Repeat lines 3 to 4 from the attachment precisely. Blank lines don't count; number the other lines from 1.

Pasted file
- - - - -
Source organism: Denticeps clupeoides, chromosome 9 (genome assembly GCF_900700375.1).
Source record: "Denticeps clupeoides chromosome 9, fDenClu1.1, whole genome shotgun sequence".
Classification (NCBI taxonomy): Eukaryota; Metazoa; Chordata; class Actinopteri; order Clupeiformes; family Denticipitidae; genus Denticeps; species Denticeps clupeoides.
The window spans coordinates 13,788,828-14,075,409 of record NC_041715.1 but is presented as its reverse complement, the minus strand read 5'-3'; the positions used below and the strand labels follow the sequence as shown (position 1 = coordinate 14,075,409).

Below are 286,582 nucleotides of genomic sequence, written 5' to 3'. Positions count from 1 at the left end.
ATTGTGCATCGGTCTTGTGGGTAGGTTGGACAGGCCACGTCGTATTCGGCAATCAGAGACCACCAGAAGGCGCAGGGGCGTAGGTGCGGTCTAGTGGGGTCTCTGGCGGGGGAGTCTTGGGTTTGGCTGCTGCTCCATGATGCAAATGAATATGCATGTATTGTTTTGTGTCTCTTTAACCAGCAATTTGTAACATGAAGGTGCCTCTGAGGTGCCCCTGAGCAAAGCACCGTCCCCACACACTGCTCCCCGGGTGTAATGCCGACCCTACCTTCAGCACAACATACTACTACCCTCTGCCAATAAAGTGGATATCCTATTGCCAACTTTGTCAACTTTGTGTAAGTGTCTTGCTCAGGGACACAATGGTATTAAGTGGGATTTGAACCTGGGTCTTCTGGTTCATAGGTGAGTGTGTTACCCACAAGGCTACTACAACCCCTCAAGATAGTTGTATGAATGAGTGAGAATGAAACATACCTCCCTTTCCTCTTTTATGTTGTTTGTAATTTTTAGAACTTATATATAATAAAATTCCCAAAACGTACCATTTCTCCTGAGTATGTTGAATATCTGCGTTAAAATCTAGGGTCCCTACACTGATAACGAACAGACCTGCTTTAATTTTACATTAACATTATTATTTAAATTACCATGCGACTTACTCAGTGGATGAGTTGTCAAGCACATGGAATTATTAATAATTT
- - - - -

Classification (NCBI taxonomy): Eukaryota; Metazoa; Chordata; class Actinopteri; order Clupeiformes; family Denticipitidae; genus Denticeps; species Denticeps clupeoides.
The window spans coordinates 13,788,828-14,075,409 of record NC_041715.1 but is presented as its reverse complement, the minus strand read 5'-3'; the positions used below and the strand labels follow the sequence as shown (position 1 = coordinate 14,075,409).